Although our observers did judge a significant outward deviation for gaze between the two eyes, part of this was caused by an outward deviation from central by the presumably nonstrabismic eye. Any greater amount of outward deviation from the “strabismic” than the nonstrabismic eye can then be explained by a gaze overshoot induced by head turn, painting with a mirror, and angle kappas. In addition, Rembrandt’s apparent strabismus is seen only in those portraits painted during a few years early in his career, and portraits that Rembrandt and his students produced of other presumably nonstrabismic individuals often give a similar impression of strabismus.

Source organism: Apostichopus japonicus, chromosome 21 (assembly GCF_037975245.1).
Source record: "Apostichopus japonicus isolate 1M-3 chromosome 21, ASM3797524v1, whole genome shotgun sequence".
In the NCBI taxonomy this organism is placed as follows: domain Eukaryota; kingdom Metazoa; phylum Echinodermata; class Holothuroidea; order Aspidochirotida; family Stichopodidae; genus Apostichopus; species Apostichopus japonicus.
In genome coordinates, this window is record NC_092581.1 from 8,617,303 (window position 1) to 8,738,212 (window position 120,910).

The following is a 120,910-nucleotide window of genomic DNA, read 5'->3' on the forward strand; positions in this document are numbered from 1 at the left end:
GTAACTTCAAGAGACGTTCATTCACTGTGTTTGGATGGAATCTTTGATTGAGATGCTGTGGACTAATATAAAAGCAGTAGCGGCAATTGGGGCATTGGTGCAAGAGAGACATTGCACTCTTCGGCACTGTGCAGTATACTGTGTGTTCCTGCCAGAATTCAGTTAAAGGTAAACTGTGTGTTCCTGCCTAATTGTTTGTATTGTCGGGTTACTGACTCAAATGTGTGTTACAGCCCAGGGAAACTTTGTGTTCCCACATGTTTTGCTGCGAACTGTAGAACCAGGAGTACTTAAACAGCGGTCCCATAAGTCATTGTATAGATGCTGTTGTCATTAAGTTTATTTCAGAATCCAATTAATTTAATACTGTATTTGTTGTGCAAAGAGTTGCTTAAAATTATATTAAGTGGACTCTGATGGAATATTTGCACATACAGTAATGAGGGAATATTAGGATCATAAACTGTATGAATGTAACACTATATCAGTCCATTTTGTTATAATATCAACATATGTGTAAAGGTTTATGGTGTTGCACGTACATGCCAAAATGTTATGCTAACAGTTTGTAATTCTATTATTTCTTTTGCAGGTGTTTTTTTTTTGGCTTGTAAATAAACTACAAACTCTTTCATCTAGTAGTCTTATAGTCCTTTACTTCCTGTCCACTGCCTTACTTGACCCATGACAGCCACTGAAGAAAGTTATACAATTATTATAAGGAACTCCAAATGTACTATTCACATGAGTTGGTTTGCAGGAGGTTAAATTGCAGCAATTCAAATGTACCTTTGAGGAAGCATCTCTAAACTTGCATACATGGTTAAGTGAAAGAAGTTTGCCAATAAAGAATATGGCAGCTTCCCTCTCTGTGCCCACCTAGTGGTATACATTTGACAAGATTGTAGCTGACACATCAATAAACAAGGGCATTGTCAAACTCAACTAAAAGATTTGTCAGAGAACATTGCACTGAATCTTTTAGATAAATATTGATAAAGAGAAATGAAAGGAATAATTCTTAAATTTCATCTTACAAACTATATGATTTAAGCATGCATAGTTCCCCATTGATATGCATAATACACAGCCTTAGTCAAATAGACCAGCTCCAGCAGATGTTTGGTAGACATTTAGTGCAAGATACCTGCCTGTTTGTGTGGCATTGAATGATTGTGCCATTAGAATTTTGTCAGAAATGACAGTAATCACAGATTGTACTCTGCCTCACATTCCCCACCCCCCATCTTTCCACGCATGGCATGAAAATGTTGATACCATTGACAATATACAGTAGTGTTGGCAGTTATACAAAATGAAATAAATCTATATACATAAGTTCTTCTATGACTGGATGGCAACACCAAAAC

There are several factors that can explain why some of Rembrandt’s self-portraits make him look strabismic without concluding that he actually was. Rembrandt and his students may also have painted this appearance as an artistic style.